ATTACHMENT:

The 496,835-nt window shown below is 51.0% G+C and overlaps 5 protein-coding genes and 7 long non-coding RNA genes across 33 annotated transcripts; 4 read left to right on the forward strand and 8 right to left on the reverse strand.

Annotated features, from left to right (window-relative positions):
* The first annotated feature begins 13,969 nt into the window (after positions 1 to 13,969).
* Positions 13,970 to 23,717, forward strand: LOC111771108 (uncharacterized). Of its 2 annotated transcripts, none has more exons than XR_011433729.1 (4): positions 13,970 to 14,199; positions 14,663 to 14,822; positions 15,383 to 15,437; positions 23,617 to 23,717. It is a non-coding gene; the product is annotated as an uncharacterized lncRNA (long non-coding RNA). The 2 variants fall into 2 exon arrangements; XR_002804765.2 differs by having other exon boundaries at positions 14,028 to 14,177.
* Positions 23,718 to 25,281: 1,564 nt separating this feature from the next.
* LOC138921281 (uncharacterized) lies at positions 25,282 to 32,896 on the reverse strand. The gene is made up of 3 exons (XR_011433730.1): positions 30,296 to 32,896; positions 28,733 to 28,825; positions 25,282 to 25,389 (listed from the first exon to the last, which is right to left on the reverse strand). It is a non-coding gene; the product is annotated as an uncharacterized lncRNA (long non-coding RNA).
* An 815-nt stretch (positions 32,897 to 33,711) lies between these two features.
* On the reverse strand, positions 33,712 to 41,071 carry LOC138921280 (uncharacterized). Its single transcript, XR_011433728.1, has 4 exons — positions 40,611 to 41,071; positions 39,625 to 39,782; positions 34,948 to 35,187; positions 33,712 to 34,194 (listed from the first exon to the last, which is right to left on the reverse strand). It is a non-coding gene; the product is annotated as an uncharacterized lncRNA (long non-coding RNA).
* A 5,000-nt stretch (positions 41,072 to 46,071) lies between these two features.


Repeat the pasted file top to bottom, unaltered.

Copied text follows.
The 496,835-nt window shown below is 51.0% G+C and overlaps 5 protein-coding genes and 7 long non-coding RNA genes across 33 annotated transcripts; 4 read left to right on the forward strand and 8 right to left on the reverse strand.

Annotated features, from left to right (window-relative positions):
* The first annotated feature begins 13,969 nt into the window (after positions 1 to 13,969).
* Positions 13,970 to 23,717, forward strand: LOC111771108 (uncharacterized). Of its 2 annotated transcripts, none has more exons than XR_011433729.1 (4): positions 13,970 to 14,199; positions 14,663 to 14,822; positions 15,383 to 15,437; positions 23,617 to 23,717. It is a non-coding gene; the product is annotated as an uncharacterized lncRNA (long non-coding RNA). The 2 variants fall into 2 exon arrangements; XR_002804765.2 differs by having other exon boundaries at positions 14,028 to 14,177.
* Positions 23,718 to 25,281: 1,564 nt separating this feature from the next.
* LOC138921281 (uncharacterized) lies at positions 25,282 to 32,896 on the reverse strand. The gene is made up of 3 exons (XR_011433730.1): positions 30,296 to 32,896; positions 28,733 to 28,825; positions 25,282 to 25,389 (listed from the first exon to the last, which is right to left on the reverse strand). It is a non-coding gene; the product is annotated as an uncharacterized lncRNA (long non-coding RNA).
* An 815-nt stretch (positions 32,897 to 33,711) lies between these two features.
* On the reverse strand, positions 33,712 to 41,071 carry LOC138921280 (uncharacterized). Its single transcript, XR_011433728.1, has 4 exons — positions 40,611 to 41,071; positions 39,625 to 39,782; positions 34,948 to 35,187; positions 33,712 to 34,194 (listed from the first exon to the last, which is right to left on the reverse strand). It is a non-coding gene; the product is annotated as an uncharacterized lncRNA (long non-coding RNA).
* A 5,000-nt stretch (positions 41,072 to 46,071) lies between these two features.